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Much ad-o about nothing: ‘Expert hate police’ slam YouTube over $60 worth of Trump & Biden ads on ‘extremist’ and RUSSIAN videos

Nebojsa Malic
Nebojsa Malic

is a Serbian-American journalist, blogger and translator, who wrote a regular column for Antiwar.com from 2000 to 2015, and is now senior writer at RT. Follow him on Telegram @TheNebulator and on Twitter @NebojsaMalic

is a Serbian-American journalist, blogger and translator, who wrote a regular column for Antiwar.com from 2000 to 2015, and is now senior writer at RT. Follow him on Telegram @TheNebulator and on Twitter @NebojsaMalic

Much ad-o about nothing: ‘Expert hate police’ slam YouTube over $60 worth of Trump & Biden ads on ‘extremist’ and RUSSIAN videos
Hate! Extremism! Russia! Election meddling! The new Politico article has it all, breathlessly reporting on the new scandal about political ads for both Donald Trump and Joe Biden running ahead of ‘problematic’ YouTube videos.

Trump and Biden ads were shown ahead of videos from Ruptly, described as “a Berlin-based media outlet controlled by the Kremlin,” and channels “connected to the so-called Identitarian movement, a trans-Atlantic group of white supremacists,” Politico proclaimed on Tuesday.

This is according to a report by something called the Global Project Against Hate and Extremism (GPAHE), quickly picked up by other professional fighters against “extremism.” 

Buried inside the Politico article is the admission that both campaigns have spent “less than $60” in total on the ads, according to Google – YouTube’s parent company – and that neither actually picked where the ads would run. That was the doing of YouTube algorithms that make the determination based on the target demographics. 

The role of AI in making these determinations is something worth investigating, but Politico chose not to. Instead, they provide free PR for GPAHE, which styles itself as a nonprofit “devoted to building a diverse global community by exposing and countering racism, bigotry and prejudice and promoting human rights that are central to flourishing, multicultural societies and democracies.”

The two people behind this word salad, who are mentioned by name in the piece, are CEO Wendy Via and Chief Strategist Heidi Beirich. A cursory search shows both of them are alumni of the notorious Southern Poverty Law Center (SPLC), a marketing outfit posing as a “hate speech” police until internal scandals forced its leadership to resign en masse last year. Politico doesn’t mention any of that, of course.

Also on rt.com Who watches the watchdog? Hate monitor group SPLC embroiled in harassment scandal (VIDEO)

Beirich and Via apparently decided to double down on “hate fighting” and go global, only without the benefit of Morris Dees’ direct marketing databases. And what better way to make a name for their new outfit than to generate a report alleging that “white supremacists” and Russia were profiting from US presidential elections?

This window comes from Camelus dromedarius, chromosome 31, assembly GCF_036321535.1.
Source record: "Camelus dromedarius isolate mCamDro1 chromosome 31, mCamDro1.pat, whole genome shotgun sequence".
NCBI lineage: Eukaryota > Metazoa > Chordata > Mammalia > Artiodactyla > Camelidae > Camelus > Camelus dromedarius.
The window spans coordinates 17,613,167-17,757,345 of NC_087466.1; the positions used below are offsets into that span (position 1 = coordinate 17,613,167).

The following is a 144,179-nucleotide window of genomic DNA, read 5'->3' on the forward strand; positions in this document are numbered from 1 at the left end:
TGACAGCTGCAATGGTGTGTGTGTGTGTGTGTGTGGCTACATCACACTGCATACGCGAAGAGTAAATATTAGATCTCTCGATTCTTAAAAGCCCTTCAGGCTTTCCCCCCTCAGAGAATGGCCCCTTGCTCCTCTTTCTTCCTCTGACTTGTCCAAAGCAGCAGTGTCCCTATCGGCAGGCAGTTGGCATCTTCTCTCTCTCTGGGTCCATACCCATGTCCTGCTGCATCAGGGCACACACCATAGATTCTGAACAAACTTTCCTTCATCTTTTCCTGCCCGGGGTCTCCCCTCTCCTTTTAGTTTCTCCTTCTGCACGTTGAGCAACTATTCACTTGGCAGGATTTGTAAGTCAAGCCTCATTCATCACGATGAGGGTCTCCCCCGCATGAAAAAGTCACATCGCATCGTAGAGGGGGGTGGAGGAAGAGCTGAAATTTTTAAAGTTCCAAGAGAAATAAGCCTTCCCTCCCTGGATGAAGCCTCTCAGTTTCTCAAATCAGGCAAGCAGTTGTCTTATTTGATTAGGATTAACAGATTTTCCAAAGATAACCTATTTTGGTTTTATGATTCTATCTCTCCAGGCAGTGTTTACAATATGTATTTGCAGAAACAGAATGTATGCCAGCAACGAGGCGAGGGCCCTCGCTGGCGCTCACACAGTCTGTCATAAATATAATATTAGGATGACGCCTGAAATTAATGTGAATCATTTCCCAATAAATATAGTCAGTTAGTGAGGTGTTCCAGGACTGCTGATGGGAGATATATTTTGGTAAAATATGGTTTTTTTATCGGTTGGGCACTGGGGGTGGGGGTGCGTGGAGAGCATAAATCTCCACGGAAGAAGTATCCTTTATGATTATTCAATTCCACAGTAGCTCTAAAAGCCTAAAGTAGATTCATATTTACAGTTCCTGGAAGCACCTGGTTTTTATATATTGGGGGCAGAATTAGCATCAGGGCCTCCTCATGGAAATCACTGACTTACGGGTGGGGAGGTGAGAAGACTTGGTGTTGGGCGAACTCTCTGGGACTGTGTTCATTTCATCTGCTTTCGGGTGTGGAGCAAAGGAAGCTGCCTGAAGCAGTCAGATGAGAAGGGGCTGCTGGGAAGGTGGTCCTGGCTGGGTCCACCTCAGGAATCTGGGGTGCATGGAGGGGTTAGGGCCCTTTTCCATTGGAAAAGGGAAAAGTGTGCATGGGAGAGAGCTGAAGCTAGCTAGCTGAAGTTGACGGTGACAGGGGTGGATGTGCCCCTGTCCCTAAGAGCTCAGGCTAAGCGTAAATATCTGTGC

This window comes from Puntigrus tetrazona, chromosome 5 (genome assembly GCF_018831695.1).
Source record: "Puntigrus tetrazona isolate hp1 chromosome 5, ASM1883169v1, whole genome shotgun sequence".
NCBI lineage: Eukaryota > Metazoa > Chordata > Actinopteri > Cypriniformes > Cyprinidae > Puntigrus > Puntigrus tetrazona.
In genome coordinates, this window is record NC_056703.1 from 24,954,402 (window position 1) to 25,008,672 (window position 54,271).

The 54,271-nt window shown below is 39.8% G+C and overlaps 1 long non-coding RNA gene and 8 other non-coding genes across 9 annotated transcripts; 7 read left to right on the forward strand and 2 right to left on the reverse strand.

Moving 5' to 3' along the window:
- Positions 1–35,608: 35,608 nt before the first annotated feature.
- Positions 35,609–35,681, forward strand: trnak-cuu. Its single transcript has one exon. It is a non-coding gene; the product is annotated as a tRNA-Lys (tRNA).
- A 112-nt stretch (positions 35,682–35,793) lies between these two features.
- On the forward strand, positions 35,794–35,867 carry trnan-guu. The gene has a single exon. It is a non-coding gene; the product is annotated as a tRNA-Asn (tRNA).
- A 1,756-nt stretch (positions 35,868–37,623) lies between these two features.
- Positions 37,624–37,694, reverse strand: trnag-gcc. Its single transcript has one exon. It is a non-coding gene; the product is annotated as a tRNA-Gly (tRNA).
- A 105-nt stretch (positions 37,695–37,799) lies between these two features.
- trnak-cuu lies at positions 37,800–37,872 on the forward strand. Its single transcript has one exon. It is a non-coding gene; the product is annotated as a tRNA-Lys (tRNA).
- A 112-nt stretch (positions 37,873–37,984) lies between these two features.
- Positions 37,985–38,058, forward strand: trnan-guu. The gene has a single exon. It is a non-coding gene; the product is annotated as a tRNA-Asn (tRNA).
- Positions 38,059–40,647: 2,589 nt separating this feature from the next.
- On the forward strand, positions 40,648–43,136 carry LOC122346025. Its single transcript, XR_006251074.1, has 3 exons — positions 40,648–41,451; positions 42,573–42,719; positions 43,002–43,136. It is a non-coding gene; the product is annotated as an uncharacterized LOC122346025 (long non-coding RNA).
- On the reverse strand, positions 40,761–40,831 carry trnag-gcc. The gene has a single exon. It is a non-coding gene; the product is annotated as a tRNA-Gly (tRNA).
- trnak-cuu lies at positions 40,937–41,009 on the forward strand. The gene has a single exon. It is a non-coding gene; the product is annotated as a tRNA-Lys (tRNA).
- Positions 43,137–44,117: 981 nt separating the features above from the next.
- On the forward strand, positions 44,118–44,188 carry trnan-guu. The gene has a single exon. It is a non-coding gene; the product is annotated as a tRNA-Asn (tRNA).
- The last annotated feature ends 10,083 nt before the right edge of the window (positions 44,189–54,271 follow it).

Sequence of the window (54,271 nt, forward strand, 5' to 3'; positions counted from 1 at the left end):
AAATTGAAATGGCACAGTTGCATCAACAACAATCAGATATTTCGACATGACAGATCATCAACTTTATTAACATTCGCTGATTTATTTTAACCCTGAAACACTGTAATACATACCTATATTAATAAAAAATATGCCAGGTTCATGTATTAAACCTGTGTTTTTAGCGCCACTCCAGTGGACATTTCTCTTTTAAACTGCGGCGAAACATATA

We have, indeed, heard this song before: it was called ‘Russiagate.’ 

For the record, Ruptly is a news agency that does not hide its affiliation with RT. It specializes in raw video footage, rather than editorial content. The videos cited by GPAHE, featuring nationalist and anti-immigrant events in Italy and Austria, show the audience what happened, not what they ought to think about it. GPAHE’s objection to Ruptly doesn’t seem to be the content it features, but its identity as a Russian-owned agency. Tell us again who the bigots are here?

Interestingly, GPAHE’s push against Google comes as a coalition of NGOs is organizing an advertising boycott of Facebook, with the explicit aim of forcing it to remove “hate speech” – a category unknown in US law and usually arbitrarily defined as anything these groups dislike.

Also on rt.com What is the real goal of the ‘Stop Hate for Profit’ campaign against Facebook? Hint: it has nothing to do with ‘hate speech’

It just so happens that many of the groups involved in this effort had partnered with the SPLC to pressure Facebook into hiring them as fact-checkers and gatekeepers in 2018. In other words, all too often the talk about hate speech translates into activists basically extorting tech platforms, for both prestige and profit. It’s a lot easier to pay them off than get dragged in the press, after all.

The toxic effect this has on free speech across social media platforms isn’t a bug, but a feature of this approach. After all, conventional wisdom insists that Facebook, Twitter and YouTube are to blame for Trump’s 2016 triumph over Hillary Clinton, who was endorsed by all the proper-thinking people rather than the “deplorables.” 

In forcing the platforms to delete “hate,” the various grifters that have sprung up since 2016 are both purging the public square of politics they disagree with, and getting paid. By the time people realize that this loss of free speech is nothing like “flourishing, multicultural societies and democracies,” it will be far too late.

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The statements, views and opinions expressed in this column are solely those of the author and do not necessarily represent those of RT.

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